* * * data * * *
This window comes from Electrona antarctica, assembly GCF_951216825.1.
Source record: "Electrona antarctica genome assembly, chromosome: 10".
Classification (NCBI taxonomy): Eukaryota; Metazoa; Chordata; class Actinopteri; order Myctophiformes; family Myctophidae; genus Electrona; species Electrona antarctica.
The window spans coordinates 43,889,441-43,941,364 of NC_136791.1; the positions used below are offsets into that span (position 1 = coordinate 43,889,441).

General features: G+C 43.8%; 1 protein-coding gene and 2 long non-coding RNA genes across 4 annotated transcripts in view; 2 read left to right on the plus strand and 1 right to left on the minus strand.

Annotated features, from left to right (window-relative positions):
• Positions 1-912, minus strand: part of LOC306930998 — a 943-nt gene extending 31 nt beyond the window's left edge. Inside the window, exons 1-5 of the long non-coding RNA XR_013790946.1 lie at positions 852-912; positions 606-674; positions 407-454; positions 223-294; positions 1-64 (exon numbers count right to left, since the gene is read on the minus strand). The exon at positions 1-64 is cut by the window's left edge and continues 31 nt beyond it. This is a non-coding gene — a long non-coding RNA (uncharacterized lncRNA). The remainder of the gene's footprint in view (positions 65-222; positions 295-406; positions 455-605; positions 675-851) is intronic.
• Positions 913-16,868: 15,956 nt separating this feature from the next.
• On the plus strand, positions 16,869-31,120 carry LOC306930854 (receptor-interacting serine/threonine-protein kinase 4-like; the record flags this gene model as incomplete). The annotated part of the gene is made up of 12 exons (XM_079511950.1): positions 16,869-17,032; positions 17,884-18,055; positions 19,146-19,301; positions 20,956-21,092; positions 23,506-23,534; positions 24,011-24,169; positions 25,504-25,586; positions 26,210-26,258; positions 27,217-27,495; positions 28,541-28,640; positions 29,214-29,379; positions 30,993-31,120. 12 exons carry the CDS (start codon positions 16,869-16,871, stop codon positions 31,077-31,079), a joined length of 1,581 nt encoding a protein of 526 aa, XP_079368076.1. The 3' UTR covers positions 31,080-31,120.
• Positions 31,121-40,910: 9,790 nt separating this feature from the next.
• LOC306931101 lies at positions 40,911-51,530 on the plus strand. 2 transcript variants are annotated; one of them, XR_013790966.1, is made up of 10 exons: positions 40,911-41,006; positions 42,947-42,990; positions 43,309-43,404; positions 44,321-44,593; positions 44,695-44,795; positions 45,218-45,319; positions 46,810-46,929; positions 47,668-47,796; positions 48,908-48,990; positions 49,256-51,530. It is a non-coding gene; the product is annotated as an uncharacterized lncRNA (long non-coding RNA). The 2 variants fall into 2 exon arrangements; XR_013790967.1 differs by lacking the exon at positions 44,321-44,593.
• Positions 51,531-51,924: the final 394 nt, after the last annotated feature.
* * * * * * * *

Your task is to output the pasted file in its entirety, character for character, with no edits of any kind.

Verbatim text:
This window comes from Electrona antarctica, assembly GCF_951216825.1.
Source record: "Electrona antarctica genome assembly, chromosome: 10".
Classification (NCBI taxonomy): Eukaryota; Metazoa; Chordata; class Actinopteri; order Myctophiformes; family Myctophidae; genus Electrona; species Electrona antarctica.
The window spans coordinates 43,889,441-43,941,364 of NC_136791.1; the positions used below are offsets into that span (position 1 = coordinate 43,889,441).

General features: G+C 43.8%; 1 protein-coding gene and 2 long non-coding RNA genes across 4 annotated transcripts in view; 2 read left to right on the plus strand and 1 right to left on the minus strand.

Annotated features, from left to right (window-relative positions):
• Positions 1-912, minus strand: part of LOC306930998 — a 943-nt gene extending 31 nt beyond the window's left edge. Inside the window, exons 1-5 of the long non-coding RNA XR_013790946.1 lie at positions 852-912; positions 606-674; positions 407-454; positions 223-294; positions 1-64 (exon numbers count right to left, since the gene is read on the minus strand). The exon at positions 1-64 is cut by the window's left edge and continues 31 nt beyond it. This is a non-coding gene — a long non-coding RNA (uncharacterized lncRNA). The remainder of the gene's footprint in view (positions 65-222; positions 295-406; positions 455-605; positions 675-851) is intronic.
• Positions 913-16,868: 15,956 nt separating this feature from the next.
• On the plus strand, positions 16,869-31,120 carry LOC306930854 (receptor-interacting serine/threonine-protein kinase 4-like; the record flags this gene model as incomplete). The annotated part of the gene is made up of 12 exons (XM_079511950.1): positions 16,869-17,032; positions 17,884-18,055; positions 19,146-19,301; positions 20,956-21,092; positions 23,506-23,534; positions 24,011-24,169; positions 25,504-25,586; positions 26,210-26,258; positions 27,217-27,495; positions 28,541-28,640; positions 29,214-29,379; positions 30,993-31,120. 12 exons carry the CDS (start codon positions 16,869-16,871, stop codon positions 31,077-31,079), a joined length of 1,581 nt encoding a protein of 526 aa, XP_079368076.1. The 3' UTR covers positions 31,080-31,120.
• Positions 31,121-40,910: 9,790 nt separating this feature from the next.
• LOC306931101 lies at positions 40,911-51,530 on the plus strand. 2 transcript variants are annotated; one of them, XR_013790966.1, is made up of 10 exons: positions 40,911-41,006; positions 42,947-42,990; positions 43,309-43,404; positions 44,321-44,593; positions 44,695-44,795; positions 45,218-45,319; positions 46,810-46,929; positions 47,668-47,796; positions 48,908-48,990; positions 49,256-51,530. It is a non-coding gene; the product is annotated as an uncharacterized lncRNA (long non-coding RNA). The 2 variants fall into 2 exon arrangements; XR_013790967.1 differs by lacking the exon at positions 44,321-44,593.
• Positions 51,531-51,924: the final 394 nt, after the last annotated feature.